SIMFEROPOL, Ukraine — Crimeans will face a stark choice when their region's future is put to a vote in just nine days.
A copy of a referendum document obtained by NBC News reveals the questions the primarily pro-Moscow region's more than one million residents will be presented with at the ballot box on March 16.
- Are you in favor of reuniting Crimea with Russia as a citizen of the Russian Federation?
- Are you in favor of Crimea staying with Ukraine on the condition it rolls back to its 1992 Constitution?
In a nutshell, they will decide whether to become citizens of Russia or to remain within Ukraine but with enhanced autonomy.
A member of Crimean parliament, which voted to join Russia on Thursday and set the wheels in motion for the referendum to be held within 10 days, said the key to the motion was greater independence for Crimeans.
“The Constitution of 1992 was the best constitution Crimea ever had,” Gennadiy Babenko said in an interview with NBC News. He added that under those laws, money earned from Crimeans through taxes and industry stayed in the Crimea, while money sent by the capital, Kiev, was spent to subsidize government.
The parliament also announced it had voted for the creation of a slew of new governmental ministries that would be independent of Kiev — including energy, internal affairs and justice.
Holding a region-wide referendum on the future of the peninsula in just over a week’s time is a daunting undertaking.
A worker at City Hall in the Crimean capital, Simferopol, told NBC News that such elections typically take weeks if not months to properly set up. But for this vote the first deadline was March 10, when the region expects to complete updating its voter records for the entire region and establish election committees.
“By March 10 we hope to complete the organization of local and territorial election committees,” said Babenko, who is a representative on the parliamentary committee behind the referendum. "We also plan to have finalized our voter lists based off those from 2010 and 2012 elections.”
Election officials were set to visit 1.2 million voters across the Crimean peninsula, not including the port city of Sevastopol, which maintains its own voter records but will hold an referendum as well. Election committees will go from home to home to update voter lists and register those too sick or disabled to make it to a voting center so that special ballot teams may visit them at home to assist in casting their ballots.
Sean Gallup / Getty Images
Pro-Russian sympathizers, including one woman holding a sign that says "Referendum," gather to hear the announcement confirming that the Sevastopol regional council supported the vote for Crimea to secede from Ukraine and join Russia passed by the Crimean parliament passed on Thursday.
If all goes as planned, voters would be presented with a ballot in three languages – Russian, Ukrainian and Crimean Tatar.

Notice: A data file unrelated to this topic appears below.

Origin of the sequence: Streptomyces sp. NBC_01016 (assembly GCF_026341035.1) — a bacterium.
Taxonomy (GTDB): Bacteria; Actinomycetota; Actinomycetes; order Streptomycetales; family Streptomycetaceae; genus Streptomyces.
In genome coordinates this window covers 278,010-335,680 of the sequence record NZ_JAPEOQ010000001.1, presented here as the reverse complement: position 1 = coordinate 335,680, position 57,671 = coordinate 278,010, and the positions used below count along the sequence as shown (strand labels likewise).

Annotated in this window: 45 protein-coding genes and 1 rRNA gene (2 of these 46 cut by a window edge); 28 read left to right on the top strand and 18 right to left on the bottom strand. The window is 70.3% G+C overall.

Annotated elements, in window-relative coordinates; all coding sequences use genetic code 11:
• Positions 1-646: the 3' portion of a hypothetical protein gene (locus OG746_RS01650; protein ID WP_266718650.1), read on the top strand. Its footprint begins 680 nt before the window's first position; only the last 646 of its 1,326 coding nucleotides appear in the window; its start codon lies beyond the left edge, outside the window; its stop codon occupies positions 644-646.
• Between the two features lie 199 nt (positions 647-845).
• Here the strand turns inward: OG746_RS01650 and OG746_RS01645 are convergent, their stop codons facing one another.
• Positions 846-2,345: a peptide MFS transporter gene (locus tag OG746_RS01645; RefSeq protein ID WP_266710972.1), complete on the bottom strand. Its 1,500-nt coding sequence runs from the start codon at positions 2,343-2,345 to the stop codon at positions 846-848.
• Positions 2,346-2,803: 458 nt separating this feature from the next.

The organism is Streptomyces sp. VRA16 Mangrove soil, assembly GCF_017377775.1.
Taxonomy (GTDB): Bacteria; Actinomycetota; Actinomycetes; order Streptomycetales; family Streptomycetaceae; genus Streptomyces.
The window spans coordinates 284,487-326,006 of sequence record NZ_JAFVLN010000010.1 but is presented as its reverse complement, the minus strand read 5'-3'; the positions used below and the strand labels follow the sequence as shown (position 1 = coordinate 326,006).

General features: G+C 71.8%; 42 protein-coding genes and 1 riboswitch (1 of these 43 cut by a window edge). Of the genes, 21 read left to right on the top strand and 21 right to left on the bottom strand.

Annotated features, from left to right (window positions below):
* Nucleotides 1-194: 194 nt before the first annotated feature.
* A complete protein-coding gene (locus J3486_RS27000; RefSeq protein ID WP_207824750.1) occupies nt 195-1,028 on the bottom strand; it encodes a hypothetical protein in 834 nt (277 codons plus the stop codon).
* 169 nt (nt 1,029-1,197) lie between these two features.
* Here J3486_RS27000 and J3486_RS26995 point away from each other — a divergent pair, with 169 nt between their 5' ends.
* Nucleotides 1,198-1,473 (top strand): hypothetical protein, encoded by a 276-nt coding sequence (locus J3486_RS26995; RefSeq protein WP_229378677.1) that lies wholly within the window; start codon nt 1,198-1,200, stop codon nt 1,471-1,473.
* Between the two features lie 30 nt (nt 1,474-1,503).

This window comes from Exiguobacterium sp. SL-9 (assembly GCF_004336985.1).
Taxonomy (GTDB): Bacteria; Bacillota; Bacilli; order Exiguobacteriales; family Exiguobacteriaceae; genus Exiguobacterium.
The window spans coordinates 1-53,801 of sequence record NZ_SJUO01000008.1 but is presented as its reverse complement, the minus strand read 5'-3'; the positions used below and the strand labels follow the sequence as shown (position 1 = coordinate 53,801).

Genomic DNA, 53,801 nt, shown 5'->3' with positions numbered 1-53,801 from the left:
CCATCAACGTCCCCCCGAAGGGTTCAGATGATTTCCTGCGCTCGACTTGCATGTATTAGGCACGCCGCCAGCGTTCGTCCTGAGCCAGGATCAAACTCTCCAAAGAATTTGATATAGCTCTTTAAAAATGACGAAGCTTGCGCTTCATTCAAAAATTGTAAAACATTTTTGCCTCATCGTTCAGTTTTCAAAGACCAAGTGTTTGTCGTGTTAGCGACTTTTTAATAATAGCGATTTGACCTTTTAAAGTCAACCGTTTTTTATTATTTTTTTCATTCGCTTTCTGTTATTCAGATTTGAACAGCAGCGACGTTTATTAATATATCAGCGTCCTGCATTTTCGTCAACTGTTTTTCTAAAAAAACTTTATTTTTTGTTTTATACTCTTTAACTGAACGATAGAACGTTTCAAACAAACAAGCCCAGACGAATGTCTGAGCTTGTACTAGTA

There are stumbling blocks, of course.
Should Crimea vote in favor of remaining part of Ukraine, it will be conditional on the new government Kiev accepting a rollback to the 1992 Constitution or some sort of other compromise that affords greater authority to the peninsula. Already, Ukraine's new leaders have said they would vehemently oppose the move.
International law, which makes it hard for regions to secede without the consent of the country they try to break away from, as well as the U.S. and Europe's opposition to Crimea's joining Russia, could also hinder the move.
Finally, not everybody in Crimea wants to join Russia. The speaker of the Tatar National Assembly, Refat Chubarov, on Thursday called for a boycott of the referendum, which he said “completely ignores the opinion of the peninsula’s native population – the Crimean Tatars,” makes the vote almost a foregone conclusion.
Babenko nevertheless was upbeat, and pointed to the examples of Catalonia's separatist movement and the looming Scottish independence vote as examples of referendums that would be followed by difficult transition periods that could last years.
And given the demographics of Crimea, which is 60 percent Russian, and that only 50 percent of the population needs to vote in the referendum to make it valid – experts say it’s likely that the vote will go in Russia’s favor.
The Russian Parliament or Duma will first need to vote on Crimea’s request to be accepted into its federation of states. A recent law passed by Russia’s Duma that paves the way for states that share a border with the country to join the Russian state suggests that vote will also go in Crimea’s favor.
If Russia’s Duma accepts Crimea’s request and Crimeans vote in favor of joining Russia, what will likely follow is an extended transition period where a host of issues ranging from property, currency and banking will need to be smoothed out.
With a likely outraged Ukrainian government also throwing diplomatic and legal wrenches into what they view as an illegal, unconstitutional act by the Crimeans, the difficulty of pulling off a referendum in such a short time pales in comparison to the long diplomatic fight that will follow any vote.
Alexey Furman of NBC News contributed to this report.
NBC News Beijing
First published March 7 2014, 4:37 AM